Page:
Targeted Disruption of S100P suppresses Tumor Cell Growth by Down-Regulation of Cyclin D1 and CDK2 in Human Hepatocellular Carcinoma

Title
Targeted Disruption of S100P suppresses Tumor Cell Growth by Down-Regulation of Cyclin D1 and CDK2 in Human Hepatocellular Carcinoma
Authors
김정규정광화노지헌은정우배현진H.J. Xie안영민류재천박원상이정용SUK WOO NAM
Keywords
S100P; hepatocellular carcinoma; apoptosis; cell growth; cell cycle
Issue Date
2009-11
Publisher
International journal of oncology
Citation
VOL 35, NO 6, 1257-1264
Abstract
Hepatocellular carcinoma (HCC) is the third leading cause of cancer death worldwide. The number of cases of HCC has continued to increase in recent decades. Previous studies have suggested that S100P, a member of the S100P calcium-binding protein family, is aberrantly regulated in several malignant neoplasms. However, the underlying molecular mechanisms of the dysregulation of S100P remain to be elucidated. To investigate biological effects of S100P on hepatocarcinogenesis, aberrant expression of S100P was investigated by immunohistochemistry (IHC), Western blot analysis and reverse transcriptase-polymerase chain reaction (RT-PCR) in HCC tissues and cell lines. Endogenous expression of S100P was disrupted by the RNA interference-mediated protein knockdown method in the human Hep3B liver cancer cell line. Then, cell growth and cellular apoptosis were compared with control siRNA transfectants. The effects of S100P-silencing on the major components of cell cycle regulation were assessed by Western blot analysis. As results, elevated levels of S100P were observed in the HCC tissues compared to the corresponding normal tissues. Targeted disruption of S100P suppressed cell growth and augmented cellular apoptosis. In addition, inhibition of S100P resulted in the down-regulation of cyclinD1 and CDK2. In conclusion, this study showed over-expression of S100P in HCC. The aberrant regulation of S100P in HCC might activate cyclin D1 and CDK expression and contribute to the mitogenic potential of tumor cells during HCC carcinogenesis. These findings provide information that suggests new therapeutic strategies for the treatment of liver cancer.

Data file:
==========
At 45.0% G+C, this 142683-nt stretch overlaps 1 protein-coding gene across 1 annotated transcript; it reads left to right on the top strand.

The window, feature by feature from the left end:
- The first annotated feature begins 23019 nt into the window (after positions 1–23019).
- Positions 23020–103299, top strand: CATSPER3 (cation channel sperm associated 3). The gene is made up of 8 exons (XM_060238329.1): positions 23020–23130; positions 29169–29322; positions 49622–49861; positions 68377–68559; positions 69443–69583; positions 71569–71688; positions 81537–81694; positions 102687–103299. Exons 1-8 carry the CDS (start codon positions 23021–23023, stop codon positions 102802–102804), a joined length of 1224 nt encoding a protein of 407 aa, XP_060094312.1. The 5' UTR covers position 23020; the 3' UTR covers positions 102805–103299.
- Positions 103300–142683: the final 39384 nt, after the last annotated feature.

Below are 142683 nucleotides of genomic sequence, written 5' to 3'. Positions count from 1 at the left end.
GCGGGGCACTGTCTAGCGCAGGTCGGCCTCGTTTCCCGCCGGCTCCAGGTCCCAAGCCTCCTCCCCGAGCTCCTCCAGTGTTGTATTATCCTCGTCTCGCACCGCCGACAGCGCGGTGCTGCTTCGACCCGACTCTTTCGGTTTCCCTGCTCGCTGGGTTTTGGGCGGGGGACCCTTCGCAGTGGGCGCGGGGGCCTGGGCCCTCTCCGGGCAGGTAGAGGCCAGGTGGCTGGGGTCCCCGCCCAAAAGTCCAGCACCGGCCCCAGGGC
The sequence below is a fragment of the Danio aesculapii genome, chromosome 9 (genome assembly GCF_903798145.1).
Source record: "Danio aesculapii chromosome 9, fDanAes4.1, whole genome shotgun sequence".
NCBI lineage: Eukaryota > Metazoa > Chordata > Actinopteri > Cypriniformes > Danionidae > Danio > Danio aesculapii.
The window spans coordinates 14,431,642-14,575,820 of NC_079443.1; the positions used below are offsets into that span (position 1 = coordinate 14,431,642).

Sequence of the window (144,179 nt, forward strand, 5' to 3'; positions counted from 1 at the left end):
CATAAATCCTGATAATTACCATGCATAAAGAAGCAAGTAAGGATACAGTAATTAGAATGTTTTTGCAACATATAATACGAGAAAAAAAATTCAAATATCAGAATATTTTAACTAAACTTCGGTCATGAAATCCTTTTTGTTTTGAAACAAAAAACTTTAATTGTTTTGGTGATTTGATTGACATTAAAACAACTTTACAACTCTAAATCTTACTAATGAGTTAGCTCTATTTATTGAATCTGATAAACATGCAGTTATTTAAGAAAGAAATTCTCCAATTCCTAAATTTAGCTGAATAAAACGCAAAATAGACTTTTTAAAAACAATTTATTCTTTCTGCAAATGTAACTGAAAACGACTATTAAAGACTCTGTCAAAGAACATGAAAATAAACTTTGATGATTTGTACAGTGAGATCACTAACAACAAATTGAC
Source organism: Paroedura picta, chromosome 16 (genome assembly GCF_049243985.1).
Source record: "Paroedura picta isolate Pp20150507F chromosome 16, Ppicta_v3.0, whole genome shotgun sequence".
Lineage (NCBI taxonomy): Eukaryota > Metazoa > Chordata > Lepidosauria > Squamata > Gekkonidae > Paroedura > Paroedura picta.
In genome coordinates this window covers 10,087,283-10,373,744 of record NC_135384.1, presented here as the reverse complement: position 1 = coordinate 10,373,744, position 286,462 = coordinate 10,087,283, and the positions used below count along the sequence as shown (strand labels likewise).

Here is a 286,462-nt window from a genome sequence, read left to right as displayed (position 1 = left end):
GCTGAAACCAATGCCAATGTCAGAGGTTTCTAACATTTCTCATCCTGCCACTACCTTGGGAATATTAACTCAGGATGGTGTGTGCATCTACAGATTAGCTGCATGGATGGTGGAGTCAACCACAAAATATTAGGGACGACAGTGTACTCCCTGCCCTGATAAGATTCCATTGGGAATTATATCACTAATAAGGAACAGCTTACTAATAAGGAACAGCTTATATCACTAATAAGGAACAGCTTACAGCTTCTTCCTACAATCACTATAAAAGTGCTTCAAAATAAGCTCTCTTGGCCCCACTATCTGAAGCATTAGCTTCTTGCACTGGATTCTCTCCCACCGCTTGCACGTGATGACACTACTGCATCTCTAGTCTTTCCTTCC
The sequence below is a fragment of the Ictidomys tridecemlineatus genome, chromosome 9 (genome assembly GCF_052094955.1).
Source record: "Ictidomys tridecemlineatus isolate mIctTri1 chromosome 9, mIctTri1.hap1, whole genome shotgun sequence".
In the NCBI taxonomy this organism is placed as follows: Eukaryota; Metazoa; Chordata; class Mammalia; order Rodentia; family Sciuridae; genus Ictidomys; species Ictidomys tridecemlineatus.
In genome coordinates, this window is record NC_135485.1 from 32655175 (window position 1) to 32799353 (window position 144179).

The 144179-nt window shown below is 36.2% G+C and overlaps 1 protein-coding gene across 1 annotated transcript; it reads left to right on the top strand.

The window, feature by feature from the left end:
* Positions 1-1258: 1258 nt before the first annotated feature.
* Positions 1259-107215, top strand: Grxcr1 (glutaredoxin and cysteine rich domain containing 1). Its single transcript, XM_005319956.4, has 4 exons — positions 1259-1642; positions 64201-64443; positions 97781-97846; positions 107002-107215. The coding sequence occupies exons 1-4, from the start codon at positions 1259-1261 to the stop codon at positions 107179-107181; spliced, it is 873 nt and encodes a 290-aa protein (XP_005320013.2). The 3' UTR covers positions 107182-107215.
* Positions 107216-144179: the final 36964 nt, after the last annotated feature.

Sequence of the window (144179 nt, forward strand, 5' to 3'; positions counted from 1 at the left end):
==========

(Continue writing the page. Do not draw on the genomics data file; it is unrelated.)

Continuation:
URI
http://pubs.kist.re.kr/handle/201004/36753
ISSN
1019-6439
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KIST Publication > Article
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